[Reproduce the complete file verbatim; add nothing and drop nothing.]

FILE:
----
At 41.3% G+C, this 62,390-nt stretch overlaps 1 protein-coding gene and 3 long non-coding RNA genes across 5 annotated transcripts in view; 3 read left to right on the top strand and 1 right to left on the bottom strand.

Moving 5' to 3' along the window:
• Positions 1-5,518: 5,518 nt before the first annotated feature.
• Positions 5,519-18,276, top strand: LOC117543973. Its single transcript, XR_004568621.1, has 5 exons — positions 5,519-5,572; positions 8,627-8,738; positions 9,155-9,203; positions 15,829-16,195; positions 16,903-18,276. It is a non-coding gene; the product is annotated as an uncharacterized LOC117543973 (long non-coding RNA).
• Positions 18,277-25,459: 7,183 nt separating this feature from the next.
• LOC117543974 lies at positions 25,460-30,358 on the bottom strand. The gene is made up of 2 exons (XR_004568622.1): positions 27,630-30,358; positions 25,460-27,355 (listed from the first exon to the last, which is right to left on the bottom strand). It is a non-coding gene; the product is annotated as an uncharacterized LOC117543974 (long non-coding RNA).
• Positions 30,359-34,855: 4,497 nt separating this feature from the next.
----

At 41.3% G+C, this 62,390-nt stretch overlaps 1 protein-coding gene and 3 long non-coding RNA genes across 5 annotated transcripts in view; 3 read left to right on the top strand and 1 right to left on the bottom strand.

Moving 5' to 3' along the window:
• Positions 1-5,518: 5,518 nt before the first annotated feature.
• Positions 5,519-18,276, top strand: LOC117543973. Its single transcript, XR_004568621.1, has 5 exons — positions 5,519-5,572; positions 8,627-8,738; positions 9,155-9,203; positions 15,829-16,195; positions 16,903-18,276. It is a non-coding gene; the product is annotated as an uncharacterized LOC117543973 (long non-coding RNA).
• Positions 18,277-25,459: 7,183 nt separating this feature from the next.
• LOC117543974 lies at positions 25,460-30,358 on the bottom strand. The gene is made up of 2 exons (XR_004568622.1): positions 27,630-30,358; positions 25,460-27,355 (listed from the first exon to the last, which is right to left on the bottom strand). It is a non-coding gene; the product is annotated as an uncharacterized LOC117543974 (long non-coding RNA).
• Positions 30,359-34,855: 4,497 nt separating this feature from the next.